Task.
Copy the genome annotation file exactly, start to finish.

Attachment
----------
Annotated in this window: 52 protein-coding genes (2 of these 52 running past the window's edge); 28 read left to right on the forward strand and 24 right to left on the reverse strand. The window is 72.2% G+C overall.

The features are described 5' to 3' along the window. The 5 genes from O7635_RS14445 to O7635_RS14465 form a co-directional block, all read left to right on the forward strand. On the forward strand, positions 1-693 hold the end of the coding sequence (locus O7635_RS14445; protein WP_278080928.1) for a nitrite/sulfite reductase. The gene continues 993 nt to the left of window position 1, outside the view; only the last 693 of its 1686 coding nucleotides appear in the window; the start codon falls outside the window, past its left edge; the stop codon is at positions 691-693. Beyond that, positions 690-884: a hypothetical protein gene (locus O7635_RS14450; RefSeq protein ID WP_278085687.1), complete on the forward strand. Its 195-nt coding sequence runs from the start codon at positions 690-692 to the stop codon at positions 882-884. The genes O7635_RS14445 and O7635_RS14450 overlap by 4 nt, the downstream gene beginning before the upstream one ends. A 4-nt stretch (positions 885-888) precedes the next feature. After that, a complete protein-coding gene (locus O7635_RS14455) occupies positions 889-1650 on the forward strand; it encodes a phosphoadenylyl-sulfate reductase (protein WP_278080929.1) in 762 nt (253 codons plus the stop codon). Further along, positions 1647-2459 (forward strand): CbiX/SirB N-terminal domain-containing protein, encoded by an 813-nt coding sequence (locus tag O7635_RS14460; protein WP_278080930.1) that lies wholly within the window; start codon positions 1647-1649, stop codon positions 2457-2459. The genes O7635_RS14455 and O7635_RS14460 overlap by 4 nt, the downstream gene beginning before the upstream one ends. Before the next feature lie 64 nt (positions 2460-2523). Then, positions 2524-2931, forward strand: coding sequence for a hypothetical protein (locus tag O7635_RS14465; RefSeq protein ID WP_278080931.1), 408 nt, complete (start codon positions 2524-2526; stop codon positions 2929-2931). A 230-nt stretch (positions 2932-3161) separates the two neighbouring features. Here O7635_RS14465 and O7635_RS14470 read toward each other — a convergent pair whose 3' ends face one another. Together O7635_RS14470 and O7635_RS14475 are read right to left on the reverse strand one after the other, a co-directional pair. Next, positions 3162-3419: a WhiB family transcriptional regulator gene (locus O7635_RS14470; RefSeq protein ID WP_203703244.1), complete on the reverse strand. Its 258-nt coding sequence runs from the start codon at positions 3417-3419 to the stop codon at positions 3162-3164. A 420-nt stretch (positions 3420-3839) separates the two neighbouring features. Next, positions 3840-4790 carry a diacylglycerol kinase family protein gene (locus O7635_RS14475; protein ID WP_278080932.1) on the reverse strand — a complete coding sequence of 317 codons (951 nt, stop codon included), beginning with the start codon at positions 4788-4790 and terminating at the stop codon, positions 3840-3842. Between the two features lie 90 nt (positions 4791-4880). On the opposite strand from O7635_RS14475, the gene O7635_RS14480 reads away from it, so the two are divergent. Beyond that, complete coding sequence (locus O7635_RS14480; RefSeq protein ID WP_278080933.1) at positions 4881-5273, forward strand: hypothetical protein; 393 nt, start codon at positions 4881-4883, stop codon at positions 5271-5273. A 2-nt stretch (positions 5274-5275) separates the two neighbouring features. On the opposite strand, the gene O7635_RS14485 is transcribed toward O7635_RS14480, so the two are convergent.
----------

Annotated in this window: 52 protein-coding genes (2 of these 52 running past the window's edge); 28 read left to right on the forward strand and 24 right to left on the reverse strand. The window is 72.2% G+C overall.

The features are described 5' to 3' along the window. The 5 genes from O7635_RS14445 to O7635_RS14465 form a co-directional block, all read left to right on the forward strand. On the forward strand, positions 1-693 hold the end of the coding sequence (locus O7635_RS14445; protein WP_278080928.1) for a nitrite/sulfite reductase. The gene continues 993 nt to the left of window position 1, outside the view; only the last 693 of its 1686 coding nucleotides appear in the window; the start codon falls outside the window, past its left edge; the stop codon is at positions 691-693. Beyond that, positions 690-884: a hypothetical protein gene (locus O7635_RS14450; RefSeq protein ID WP_278085687.1), complete on the forward strand. Its 195-nt coding sequence runs from the start codon at positions 690-692 to the stop codon at positions 882-884. The genes O7635_RS14445 and O7635_RS14450 overlap by 4 nt, the downstream gene beginning before the upstream one ends. A 4-nt stretch (positions 885-888) precedes the next feature. After that, a complete protein-coding gene (locus O7635_RS14455) occupies positions 889-1650 on the forward strand; it encodes a phosphoadenylyl-sulfate reductase (protein WP_278080929.1) in 762 nt (253 codons plus the stop codon). Further along, positions 1647-2459 (forward strand): CbiX/SirB N-terminal domain-containing protein, encoded by an 813-nt coding sequence (locus tag O7635_RS14460; protein WP_278080930.1) that lies wholly within the window; start codon positions 1647-1649, stop codon positions 2457-2459. The genes O7635_RS14455 and O7635_RS14460 overlap by 4 nt, the downstream gene beginning before the upstream one ends. Before the next feature lie 64 nt (positions 2460-2523). Then, positions 2524-2931, forward strand: coding sequence for a hypothetical protein (locus tag O7635_RS14465; RefSeq protein ID WP_278080931.1), 408 nt, complete (start codon positions 2524-2526; stop codon positions 2929-2931). A 230-nt stretch (positions 2932-3161) separates the two neighbouring features. Here O7635_RS14465 and O7635_RS14470 read toward each other — a convergent pair whose 3' ends face one another. Together O7635_RS14470 and O7635_RS14475 are read right to left on the reverse strand one after the other, a co-directional pair. Next, positions 3162-3419: a WhiB family transcriptional regulator gene (locus O7635_RS14470; RefSeq protein ID WP_203703244.1), complete on the reverse strand. Its 258-nt coding sequence runs from the start codon at positions 3417-3419 to the stop codon at positions 3162-3164. A 420-nt stretch (positions 3420-3839) separates the two neighbouring features. Next, positions 3840-4790 carry a diacylglycerol kinase family protein gene (locus O7635_RS14475; protein ID WP_278080932.1) on the reverse strand — a complete coding sequence of 317 codons (951 nt, stop codon included), beginning with the start codon at positions 4788-4790 and terminating at the stop codon, positions 3840-3842. Between the two features lie 90 nt (positions 4791-4880). On the opposite strand from O7635_RS14475, the gene O7635_RS14480 reads away from it, so the two are divergent. Beyond that, complete coding sequence (locus O7635_RS14480; RefSeq protein ID WP_278080933.1) at positions 4881-5273, forward strand: hypothetical protein; 393 nt, start codon at positions 4881-4883, stop codon at positions 5271-5273. A 2-nt stretch (positions 5274-5275) separates the two neighbouring features. On the opposite strand, the gene O7635_RS14485 is transcribed toward O7635_RS14480, so the two are convergent.